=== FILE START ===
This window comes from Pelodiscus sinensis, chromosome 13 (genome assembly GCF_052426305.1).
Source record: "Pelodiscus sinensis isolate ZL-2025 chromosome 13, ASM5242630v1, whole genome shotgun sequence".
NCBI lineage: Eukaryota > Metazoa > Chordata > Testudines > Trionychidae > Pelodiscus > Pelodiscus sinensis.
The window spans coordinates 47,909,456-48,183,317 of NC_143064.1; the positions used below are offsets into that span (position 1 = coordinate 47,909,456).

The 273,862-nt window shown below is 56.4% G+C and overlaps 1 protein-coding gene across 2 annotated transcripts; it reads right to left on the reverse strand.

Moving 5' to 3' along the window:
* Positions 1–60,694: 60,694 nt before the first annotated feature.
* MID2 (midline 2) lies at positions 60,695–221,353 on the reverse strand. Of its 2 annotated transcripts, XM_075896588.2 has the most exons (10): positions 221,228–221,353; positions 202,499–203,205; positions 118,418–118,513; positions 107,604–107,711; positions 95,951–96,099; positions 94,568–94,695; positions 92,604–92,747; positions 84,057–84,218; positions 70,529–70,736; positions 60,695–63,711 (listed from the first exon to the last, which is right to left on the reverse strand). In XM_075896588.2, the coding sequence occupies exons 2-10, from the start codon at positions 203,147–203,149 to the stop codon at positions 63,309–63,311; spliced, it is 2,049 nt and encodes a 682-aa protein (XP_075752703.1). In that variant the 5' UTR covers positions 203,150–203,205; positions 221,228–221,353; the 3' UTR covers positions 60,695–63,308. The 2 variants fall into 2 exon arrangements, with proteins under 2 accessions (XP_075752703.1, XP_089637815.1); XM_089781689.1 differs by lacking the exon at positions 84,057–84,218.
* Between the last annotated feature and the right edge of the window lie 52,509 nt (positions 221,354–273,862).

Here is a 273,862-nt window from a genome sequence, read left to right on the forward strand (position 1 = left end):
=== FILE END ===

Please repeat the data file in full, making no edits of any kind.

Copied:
This window comes from Pelodiscus sinensis, chromosome 13 (genome assembly GCF_052426305.1).
Source record: "Pelodiscus sinensis isolate ZL-2025 chromosome 13, ASM5242630v1, whole genome shotgun sequence".
NCBI lineage: Eukaryota > Metazoa > Chordata > Testudines > Trionychidae > Pelodiscus > Pelodiscus sinensis.
The window spans coordinates 47,909,456-48,183,317 of NC_143064.1; the positions used below are offsets into that span (position 1 = coordinate 47,909,456).

The 273,862-nt window shown below is 56.4% G+C and overlaps 1 protein-coding gene across 2 annotated transcripts; it reads right to left on the reverse strand.

Moving 5' to 3' along the window:
* Positions 1–60,694: 60,694 nt before the first annotated feature.
* MID2 (midline 2) lies at positions 60,695–221,353 on the reverse strand. Of its 2 annotated transcripts, XM_075896588.2 has the most exons (10): positions 221,228–221,353; positions 202,499–203,205; positions 118,418–118,513; positions 107,604–107,711; positions 95,951–96,099; positions 94,568–94,695; positions 92,604–92,747; positions 84,057–84,218; positions 70,529–70,736; positions 60,695–63,711 (listed from the first exon to the last, which is right to left on the reverse strand). In XM_075896588.2, the coding sequence occupies exons 2-10, from the start codon at positions 203,147–203,149 to the stop codon at positions 63,309–63,311; spliced, it is 2,049 nt and encodes a 682-aa protein (XP_075752703.1). In that variant the 5' UTR covers positions 203,150–203,205; positions 221,228–221,353; the 3' UTR covers positions 60,695–63,308. The 2 variants fall into 2 exon arrangements, with proteins under 2 accessions (XP_075752703.1, XP_089637815.1); XM_089781689.1 differs by lacking the exon at positions 84,057–84,218.
* Between the last annotated feature and the right edge of the window lie 52,509 nt (positions 221,354–273,862).

Here is a 273,862-nt window from a genome sequence, read left to right on the forward strand (position 1 = left end):